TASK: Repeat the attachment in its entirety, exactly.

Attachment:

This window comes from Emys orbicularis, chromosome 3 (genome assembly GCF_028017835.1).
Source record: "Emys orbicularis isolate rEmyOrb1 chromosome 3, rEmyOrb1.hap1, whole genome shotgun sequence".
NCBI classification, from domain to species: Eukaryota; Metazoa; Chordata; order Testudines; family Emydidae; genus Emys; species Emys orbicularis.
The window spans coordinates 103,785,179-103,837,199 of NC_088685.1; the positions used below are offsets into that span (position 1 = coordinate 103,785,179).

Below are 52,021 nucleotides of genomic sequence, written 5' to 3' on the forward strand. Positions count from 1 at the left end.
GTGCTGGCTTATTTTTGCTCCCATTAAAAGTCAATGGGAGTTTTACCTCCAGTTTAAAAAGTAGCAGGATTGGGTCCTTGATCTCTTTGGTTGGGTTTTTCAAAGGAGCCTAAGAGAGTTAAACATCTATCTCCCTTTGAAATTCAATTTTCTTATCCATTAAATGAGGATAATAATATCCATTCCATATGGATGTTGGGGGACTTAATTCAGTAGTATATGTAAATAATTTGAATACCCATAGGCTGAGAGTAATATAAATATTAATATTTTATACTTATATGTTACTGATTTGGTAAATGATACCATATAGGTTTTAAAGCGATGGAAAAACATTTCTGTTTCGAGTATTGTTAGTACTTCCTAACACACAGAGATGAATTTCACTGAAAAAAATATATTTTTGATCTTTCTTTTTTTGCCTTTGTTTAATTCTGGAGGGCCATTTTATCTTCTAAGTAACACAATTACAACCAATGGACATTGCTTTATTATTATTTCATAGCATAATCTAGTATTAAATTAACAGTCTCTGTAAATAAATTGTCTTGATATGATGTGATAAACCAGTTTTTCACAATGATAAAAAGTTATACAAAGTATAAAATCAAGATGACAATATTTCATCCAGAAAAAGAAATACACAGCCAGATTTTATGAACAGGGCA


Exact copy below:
This window comes from Emys orbicularis, chromosome 3 (genome assembly GCF_028017835.1).
Source record: "Emys orbicularis isolate rEmyOrb1 chromosome 3, rEmyOrb1.hap1, whole genome shotgun sequence".
NCBI classification, from domain to species: Eukaryota; Metazoa; Chordata; order Testudines; family Emydidae; genus Emys; species Emys orbicularis.
The window spans coordinates 103,785,179-103,837,199 of NC_088685.1; the positions used below are offsets into that span (position 1 = coordinate 103,785,179).

Below are 52,021 nucleotides of genomic sequence, written 5' to 3' on the forward strand. Positions count from 1 at the left end.
GTGCTGGCTTATTTTTGCTCCCATTAAAAGTCAATGGGAGTTTTACCTCCAGTTTAAAAAGTAGCAGGATTGGGTCCTTGATCTCTTTGGTTGGGTTTTTCAAAGGAGCCTAAGAGAGTTAAACATCTATCTCCCTTTGAAATTCAATTTTCTTATCCATTAAATGAGGATAATAATATCCATTCCATATGGATGTTGGGGGACTTAATTCAGTAGTATATGTAAATAATTTGAATACCCATAGGCTGAGAGTAATATAAATATTAATATTTTATACTTATATGTTACTGATTTGGTAAATGATACCATATAGGTTTTAAAGCGATGGAAAAACATTTCTGTTTCGAGTATTGTTAGTACTTCCTAACACACAGAGATGAATTTCACTGAAAAAAATATATTTTTGATCTTTCTTTTTTTGCCTTTGTTTAATTCTGGAGGGCCATTTTATCTTCTAAGTAACACAATTACAACCAATGGACATTGCTTTATTATTATTTCATAGCATAATCTAGTATTAAATTAACAGTCTCTGTAAATAAATTGTCTTGATATGATGTGATAAACCAGTTTTTCACAATGATAAAAAGTTATACAAAGTATAAAATCAAGATGACAATATTTCATCCAGAAAAAGAAATACACAGCCAGATTTTATGAACAGGGCA